Letters in Nigeria, as an agency of the Catholic Bishops’ Conference of Nigeria, undertakes initiatives through projects, outreach, training, and seminars. Its priority areas are emergency response and humanitarian services (caring for internally displaced persons and refugees), health services and HIV/AIDS, including assistance to orphans and vulnerable children, agriculture and support to vulnerable families, and striving to provide food security. Other issues it addresses are related to human trafficking and forced migration, including services to returnees, widows, and unemployed youth in hard-to-reach communities in Nigeria and abroad in solidarity and institutional development and capacity building. 

Caritas is part of COATNET – Christian Organisations against Trafficking in Human Beings Network – that works across borders, raising awareness on human trafficking and the importance of helping victims. COATNET fights the root causes of human trafficking, such as poverty and lack of opportunities, while advocating for laws to protect victims, punish perpetrators and ensure adequate working conditions. In this regard, Caritas Internationalis is responsible for coordinating COATNET. 

The Conrad N. Hilton Foundation’s Catholic Sisters in Nigeria provide shelter and care for trafficked women (children, youth, women) and work with people displaced by violence. The sisters are also involved in conflict resolution to alleviate inter-ethnic and inter-religious tensions in Nigeria, collaborating with other NGOs to prevent transmittable diseases. Since 2015, their congregation has been collaborating with the Nigerian Conference of Women Religious.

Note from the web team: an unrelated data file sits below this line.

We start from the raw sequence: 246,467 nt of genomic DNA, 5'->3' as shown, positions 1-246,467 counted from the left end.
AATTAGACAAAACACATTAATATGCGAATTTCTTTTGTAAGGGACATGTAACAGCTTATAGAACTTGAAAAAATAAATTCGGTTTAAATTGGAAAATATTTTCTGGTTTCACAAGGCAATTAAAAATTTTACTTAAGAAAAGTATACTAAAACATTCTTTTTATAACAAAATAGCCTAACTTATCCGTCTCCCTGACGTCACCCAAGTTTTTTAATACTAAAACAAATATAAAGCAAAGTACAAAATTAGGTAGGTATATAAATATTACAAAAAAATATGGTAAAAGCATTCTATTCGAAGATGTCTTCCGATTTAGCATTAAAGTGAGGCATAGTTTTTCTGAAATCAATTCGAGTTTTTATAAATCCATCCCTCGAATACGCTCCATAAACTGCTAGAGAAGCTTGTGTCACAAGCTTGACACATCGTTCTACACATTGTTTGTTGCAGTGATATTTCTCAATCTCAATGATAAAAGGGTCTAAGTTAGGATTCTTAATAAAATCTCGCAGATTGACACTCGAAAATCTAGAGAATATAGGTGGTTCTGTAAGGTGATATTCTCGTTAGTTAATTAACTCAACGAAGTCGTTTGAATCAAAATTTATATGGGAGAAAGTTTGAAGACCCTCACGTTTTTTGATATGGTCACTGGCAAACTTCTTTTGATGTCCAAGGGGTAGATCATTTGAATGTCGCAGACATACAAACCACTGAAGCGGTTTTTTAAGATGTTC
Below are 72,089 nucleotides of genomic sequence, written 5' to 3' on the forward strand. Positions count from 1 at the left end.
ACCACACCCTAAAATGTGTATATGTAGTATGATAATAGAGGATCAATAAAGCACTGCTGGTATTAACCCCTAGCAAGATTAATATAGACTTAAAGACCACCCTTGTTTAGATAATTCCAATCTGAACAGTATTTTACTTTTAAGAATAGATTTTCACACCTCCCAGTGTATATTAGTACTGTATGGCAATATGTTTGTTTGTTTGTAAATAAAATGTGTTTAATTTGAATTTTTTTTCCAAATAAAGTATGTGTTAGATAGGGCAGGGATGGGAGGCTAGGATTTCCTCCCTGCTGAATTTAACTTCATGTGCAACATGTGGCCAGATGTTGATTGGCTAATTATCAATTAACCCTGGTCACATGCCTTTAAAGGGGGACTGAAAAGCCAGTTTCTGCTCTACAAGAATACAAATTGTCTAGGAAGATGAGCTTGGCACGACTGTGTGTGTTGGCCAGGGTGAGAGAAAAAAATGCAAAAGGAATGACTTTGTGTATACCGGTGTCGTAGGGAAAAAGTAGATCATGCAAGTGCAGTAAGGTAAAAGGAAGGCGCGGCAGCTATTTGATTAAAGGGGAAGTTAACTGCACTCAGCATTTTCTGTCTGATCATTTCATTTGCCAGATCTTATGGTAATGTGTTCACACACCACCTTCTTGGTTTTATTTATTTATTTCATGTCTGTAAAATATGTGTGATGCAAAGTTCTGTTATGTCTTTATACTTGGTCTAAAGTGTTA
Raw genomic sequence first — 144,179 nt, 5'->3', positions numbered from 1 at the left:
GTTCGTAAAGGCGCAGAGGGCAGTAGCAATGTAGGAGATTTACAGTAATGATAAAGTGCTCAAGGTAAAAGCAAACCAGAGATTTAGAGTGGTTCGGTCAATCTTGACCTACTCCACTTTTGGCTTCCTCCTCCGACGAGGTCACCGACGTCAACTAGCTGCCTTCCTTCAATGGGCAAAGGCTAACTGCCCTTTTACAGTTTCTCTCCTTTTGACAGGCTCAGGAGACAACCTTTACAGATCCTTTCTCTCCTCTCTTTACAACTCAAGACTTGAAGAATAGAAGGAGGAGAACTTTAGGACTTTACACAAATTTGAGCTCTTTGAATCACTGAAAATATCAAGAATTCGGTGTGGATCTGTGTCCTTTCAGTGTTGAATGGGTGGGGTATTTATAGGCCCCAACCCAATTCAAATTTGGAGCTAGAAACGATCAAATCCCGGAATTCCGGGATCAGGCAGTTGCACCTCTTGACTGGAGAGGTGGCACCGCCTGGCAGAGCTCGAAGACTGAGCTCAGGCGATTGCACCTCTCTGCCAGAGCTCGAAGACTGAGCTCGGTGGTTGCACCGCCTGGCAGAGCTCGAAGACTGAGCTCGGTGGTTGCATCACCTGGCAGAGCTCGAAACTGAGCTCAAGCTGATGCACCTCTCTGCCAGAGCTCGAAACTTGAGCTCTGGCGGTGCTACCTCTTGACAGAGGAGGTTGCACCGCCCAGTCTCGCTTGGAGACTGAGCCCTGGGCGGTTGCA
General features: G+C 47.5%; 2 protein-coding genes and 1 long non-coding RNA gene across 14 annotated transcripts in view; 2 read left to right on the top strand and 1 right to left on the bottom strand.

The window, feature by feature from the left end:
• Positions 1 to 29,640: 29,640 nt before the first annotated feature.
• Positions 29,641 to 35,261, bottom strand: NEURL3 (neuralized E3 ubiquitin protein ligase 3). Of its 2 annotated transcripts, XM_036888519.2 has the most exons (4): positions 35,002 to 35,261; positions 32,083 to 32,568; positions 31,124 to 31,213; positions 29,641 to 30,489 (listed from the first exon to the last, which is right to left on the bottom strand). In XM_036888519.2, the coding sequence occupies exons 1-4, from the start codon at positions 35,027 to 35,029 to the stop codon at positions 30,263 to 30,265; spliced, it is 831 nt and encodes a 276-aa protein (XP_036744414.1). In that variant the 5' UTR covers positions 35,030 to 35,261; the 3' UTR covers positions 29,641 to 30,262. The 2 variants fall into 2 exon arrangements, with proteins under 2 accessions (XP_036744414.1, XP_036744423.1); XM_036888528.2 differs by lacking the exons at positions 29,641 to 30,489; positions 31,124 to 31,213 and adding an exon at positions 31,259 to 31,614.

The Nigerian Conference of Women Religious (NCWR) is involved in the fight against human trafficking through various projects such as the National Renewal Centre (NRC), which offers seminars and workshops to trafficked persons to give them a new chance and help them to integrate; the Women’s Dignity Support Committee which educates young people and warns them of the dangers abroad. 

The Congregation of the Sisters of St. Louis, in collaboration with the Order of Malta, opened the “Bakhita Empowerment” Centre in Lagos to protect and rehabilitate young women, victims of prostitution and human trafficking, once they return to Nigeria. In this centre, the sisters provide assistance, counselling and vocational training to help trafficking survivors to reintegrate into society.